A circular economy for plastics is achievable in our lifetime, though it will require consumers and manufacturers to work together. Whether companies decide to keep it in-house or partner with like-minded third parties, an investment in our future now will lead to more profitable operations and create relentless forward progress.
California recently joined eight other states in passing one of the nation’s most comprehensive laws geared toward phasing out single-use plastics and alleviating other plastic packaging waste. Much like plastic bans that have swept across Europe, the US is now on track to hold corporations and consumers accountable for their plastic waste production.
This is a critical step for the US — considering it alone accounts for 40 million tons — or about 10 percent of the world’s plastic waste — a year. Unfortunately, only five to six percent of that was recycled in 2021. The remainder ends up in landfills or dumpsites; or as litter in public, forests and waterways.
As California helps to set the tone in plastic recycling practices, corporations will need to forge ahead of mandates to build circular processes into production and packaging of goods. Although companies can expect obstacles in consumer education and access to recyclable materials and adequate recycling infrastructure, a circular economy for packaging can be achieved simply by relying on the old adage of “reduce, reuse and recycle.”
Innovations reducing waste
With packaging, many brands go overboard — using unnecessary materials when they could take a more minimalist approach. There is an idea that extra packaging is extra insurance to protect products in transport, make them more noticeable on shelves, and provide more space to communicate details to consumers. Ironically, what is designed to attract consumers may deter them from purchasing a product. A study found 55 percent of US survey respondents are extremely or very concerned about the environmental impact of product packaging and could start to avoid items they perceive as overpackaged.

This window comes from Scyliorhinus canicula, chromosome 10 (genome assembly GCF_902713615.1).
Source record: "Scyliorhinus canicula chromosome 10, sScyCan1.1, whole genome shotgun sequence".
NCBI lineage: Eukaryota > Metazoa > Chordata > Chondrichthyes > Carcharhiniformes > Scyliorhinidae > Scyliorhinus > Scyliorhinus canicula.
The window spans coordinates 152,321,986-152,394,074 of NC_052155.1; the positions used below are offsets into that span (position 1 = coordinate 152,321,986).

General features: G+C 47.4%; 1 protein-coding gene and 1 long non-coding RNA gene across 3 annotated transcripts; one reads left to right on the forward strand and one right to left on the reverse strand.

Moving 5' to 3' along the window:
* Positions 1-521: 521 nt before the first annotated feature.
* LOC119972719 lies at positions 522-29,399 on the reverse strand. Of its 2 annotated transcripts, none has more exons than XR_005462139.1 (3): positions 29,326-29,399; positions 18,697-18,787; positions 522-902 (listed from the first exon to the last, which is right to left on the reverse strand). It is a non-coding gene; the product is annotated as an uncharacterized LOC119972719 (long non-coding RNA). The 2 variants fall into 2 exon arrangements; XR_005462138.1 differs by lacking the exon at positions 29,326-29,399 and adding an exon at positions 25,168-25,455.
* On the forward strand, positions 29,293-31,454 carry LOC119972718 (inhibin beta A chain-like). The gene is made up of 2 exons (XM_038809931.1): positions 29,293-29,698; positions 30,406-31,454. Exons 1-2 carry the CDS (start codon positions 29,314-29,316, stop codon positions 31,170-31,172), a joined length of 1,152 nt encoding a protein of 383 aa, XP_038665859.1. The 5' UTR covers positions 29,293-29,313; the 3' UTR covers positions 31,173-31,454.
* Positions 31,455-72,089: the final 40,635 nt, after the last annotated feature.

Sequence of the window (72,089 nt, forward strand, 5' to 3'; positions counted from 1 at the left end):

Because of this shift in consumer priorities, the challenge facing many brands is to strategically and holistically determine what specific materials and packaging designs are both essential and best suited to serve those purposes without creating a system of excess waste.
Strategic partnerships can help hold brands accountable. The Ellen MacArthur Foundation’s Global Plastics Commitment, for example, is aimed at eliminating all unnecessary packaging with an absolute reduction of over 10 percent in virgin plastic by 2025 versus 2020. Freudenberg Home and Cleaning Solutions (FHCS) signed onto the commitment and, from 2019 to 2021, has reduced packaging weight by 180 metric tons (a 10 percent reduction in total weight) by taking a holistically sustainable approach to packaging in order to reanalyze design and plastic content.
Brands can and should also look beyond finished packaging and consider transport packaging as well. FHCS is in the process of changing its transportation shrink wrap to recycled material and, at the same time, will reduce its thickness by as much as 75 percent.
Rethinking and reusing
We are seeing more and more companies explore the idea of reusable products for their customers; but packaging for internal shipments can be viewed in the same way.
The first step in creating a packaging reuse system is developing the proper guidelines that advise employees on how to open the package, save it, and then reuse it when shipping something new. Where feasible, Freudenberg has invested in returnable transport boxes within and between factory sites to drastically reduce single-use materials when transporting products internally.